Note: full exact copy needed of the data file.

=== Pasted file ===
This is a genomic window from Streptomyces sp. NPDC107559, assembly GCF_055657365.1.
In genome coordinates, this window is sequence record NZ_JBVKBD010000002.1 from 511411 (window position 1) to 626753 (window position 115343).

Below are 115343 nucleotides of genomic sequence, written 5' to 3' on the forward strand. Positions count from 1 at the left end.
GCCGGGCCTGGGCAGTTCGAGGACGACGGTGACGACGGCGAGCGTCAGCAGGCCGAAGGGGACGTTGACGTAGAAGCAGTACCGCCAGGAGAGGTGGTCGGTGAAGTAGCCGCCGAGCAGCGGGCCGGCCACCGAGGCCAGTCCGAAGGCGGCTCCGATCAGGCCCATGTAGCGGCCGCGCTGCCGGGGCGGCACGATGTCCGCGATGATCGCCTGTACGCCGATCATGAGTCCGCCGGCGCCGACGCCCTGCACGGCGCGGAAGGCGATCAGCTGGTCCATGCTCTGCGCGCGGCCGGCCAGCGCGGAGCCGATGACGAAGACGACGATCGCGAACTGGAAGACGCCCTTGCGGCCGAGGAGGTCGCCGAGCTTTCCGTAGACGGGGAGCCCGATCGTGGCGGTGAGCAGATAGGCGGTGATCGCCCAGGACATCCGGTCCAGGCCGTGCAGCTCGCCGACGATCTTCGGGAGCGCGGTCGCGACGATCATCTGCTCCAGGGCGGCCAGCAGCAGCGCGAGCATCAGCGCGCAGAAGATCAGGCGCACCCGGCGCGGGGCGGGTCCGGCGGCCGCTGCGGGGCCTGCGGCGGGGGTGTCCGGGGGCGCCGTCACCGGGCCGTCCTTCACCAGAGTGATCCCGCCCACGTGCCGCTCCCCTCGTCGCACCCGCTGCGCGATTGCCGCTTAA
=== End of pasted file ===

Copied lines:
This is a genomic window from Streptomyces sp. NPDC107559, assembly GCF_055657365.1.
In genome coordinates, this window is sequence record NZ_JBVKBD010000002.1 from 511411 (window position 1) to 626753 (window position 115343).

Below are 115343 nucleotides of genomic sequence, written 5' to 3' on the forward strand. Positions count from 1 at the left end.
GCCGGGCCTGGGCAGTTCGAGGACGACGGTGACGACGGCGAGCGTCAGCAGGCCGAAGGGGACGTTGACGTAGAAGCAGTACCGCCAGGAGAGGTGGTCGGTGAAGTAGCCGCCGAGCAGCGGGCCGGCCACCGAGGCCAGTCCGAAGGCGGCTCCGATCAGGCCCATGTAGCGGCCGCGCTGCCGGGGCGGCACGATGTCCGCGATGATCGCCTGTACGCCGATCATGAGTCCGCCGGCGCCGACGCCCTGCACGGCGCGGAAGGCGATCAGCTGGTCCATGCTCTGCGCGCGGCCGGCCAGCGCGGAGCCGATGACGAAGACGACGATCGCGAACTGGAAGACGCCCTTGCGGCCGAGGAGGTCGCCGAGCTTTCCGTAGACGGGGAGCCCGATCGTGGCGGTGAGCAGATAGGCGGTGATCGCCCAGGACATCCGGTCCAGGCCGTGCAGCTCGCCGACGATCTTCGGGAGCGCGGTCGCGACGATCATCTGCTCCAGGGCGGCCAGCAGCAGCGCGAGCATCAGCGCGCAGAAGATCAGGCGCACCCGGCGCGGGGCGGGTCCGGCGGCCGCTGCGGGGCCTGCGGCGGGGGTGTCCGGGGGCGCCGTCACCGGGCCGTCCTTCACCAGAGTGATCCCGCCCACGTGCCGCTCCCCTCGTCGCACCCGCTGCGCGATTGCCGCTTAA